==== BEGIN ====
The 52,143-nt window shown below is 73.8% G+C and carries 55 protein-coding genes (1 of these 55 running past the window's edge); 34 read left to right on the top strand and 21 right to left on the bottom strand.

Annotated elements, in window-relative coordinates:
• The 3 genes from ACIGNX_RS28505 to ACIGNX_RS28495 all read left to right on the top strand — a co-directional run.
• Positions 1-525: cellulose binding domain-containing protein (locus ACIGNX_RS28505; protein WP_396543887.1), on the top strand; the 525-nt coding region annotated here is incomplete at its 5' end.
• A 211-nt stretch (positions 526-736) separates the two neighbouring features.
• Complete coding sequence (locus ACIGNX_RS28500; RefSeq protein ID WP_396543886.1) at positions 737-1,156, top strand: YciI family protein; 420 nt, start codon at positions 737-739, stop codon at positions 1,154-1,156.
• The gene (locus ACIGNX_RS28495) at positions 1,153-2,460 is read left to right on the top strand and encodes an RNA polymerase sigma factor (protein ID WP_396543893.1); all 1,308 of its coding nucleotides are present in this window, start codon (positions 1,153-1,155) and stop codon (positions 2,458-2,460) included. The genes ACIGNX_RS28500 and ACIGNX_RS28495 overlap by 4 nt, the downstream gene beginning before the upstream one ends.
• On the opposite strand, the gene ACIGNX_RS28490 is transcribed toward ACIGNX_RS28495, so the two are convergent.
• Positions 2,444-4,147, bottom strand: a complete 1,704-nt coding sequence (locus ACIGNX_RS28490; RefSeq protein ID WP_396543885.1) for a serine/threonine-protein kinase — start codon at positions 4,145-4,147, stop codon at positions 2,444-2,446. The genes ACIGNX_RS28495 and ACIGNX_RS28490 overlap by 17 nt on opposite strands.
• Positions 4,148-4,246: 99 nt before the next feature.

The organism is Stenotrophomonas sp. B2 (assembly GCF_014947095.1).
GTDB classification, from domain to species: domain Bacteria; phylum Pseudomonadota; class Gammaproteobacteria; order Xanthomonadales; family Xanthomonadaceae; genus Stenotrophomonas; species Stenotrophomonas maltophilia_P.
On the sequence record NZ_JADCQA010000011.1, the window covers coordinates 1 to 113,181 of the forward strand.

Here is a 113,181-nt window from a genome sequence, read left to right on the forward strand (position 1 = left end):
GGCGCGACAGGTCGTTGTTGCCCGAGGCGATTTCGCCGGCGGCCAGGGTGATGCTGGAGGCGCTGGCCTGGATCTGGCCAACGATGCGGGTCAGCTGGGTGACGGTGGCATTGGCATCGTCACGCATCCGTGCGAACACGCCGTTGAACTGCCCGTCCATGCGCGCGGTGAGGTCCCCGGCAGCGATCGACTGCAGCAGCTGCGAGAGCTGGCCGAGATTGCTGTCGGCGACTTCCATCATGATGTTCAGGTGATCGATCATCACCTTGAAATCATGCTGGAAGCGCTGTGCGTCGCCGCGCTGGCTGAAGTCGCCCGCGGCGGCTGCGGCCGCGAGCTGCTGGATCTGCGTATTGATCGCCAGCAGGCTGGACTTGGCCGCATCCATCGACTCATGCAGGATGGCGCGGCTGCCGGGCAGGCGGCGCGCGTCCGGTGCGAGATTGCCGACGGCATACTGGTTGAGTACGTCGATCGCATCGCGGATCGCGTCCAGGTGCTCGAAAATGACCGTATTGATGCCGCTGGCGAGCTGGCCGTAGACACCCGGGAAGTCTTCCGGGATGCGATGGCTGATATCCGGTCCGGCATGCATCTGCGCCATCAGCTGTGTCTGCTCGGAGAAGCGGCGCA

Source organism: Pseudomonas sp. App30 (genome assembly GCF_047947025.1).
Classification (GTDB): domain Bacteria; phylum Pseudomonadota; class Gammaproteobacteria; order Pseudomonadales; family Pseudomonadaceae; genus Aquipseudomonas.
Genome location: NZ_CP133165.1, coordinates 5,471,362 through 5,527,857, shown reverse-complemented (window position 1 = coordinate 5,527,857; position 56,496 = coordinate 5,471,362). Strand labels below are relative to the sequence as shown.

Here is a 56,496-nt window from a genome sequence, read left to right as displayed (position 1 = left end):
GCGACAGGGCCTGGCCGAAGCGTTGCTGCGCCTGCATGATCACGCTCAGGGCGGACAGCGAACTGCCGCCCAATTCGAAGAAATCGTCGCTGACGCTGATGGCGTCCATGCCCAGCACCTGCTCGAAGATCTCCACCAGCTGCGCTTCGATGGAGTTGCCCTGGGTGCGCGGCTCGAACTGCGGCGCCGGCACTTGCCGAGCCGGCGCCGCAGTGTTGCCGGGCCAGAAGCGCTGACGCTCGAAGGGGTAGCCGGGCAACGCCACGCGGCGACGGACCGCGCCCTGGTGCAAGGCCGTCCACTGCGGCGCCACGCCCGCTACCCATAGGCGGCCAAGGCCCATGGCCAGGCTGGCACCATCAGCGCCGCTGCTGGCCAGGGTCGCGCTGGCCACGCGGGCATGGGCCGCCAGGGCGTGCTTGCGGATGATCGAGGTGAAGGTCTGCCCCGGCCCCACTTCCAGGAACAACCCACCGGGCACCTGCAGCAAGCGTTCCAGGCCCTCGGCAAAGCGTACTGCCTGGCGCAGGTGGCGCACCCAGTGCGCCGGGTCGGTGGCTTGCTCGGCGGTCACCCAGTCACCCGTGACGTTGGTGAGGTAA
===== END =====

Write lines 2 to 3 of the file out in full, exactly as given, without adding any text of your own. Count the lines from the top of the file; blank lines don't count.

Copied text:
Annotated elements, in window-relative coordinates:
• The 3 genes from ACIGNX_RS28505 to ACIGNX_RS28495 all read left to right on the top strand — a co-directional run.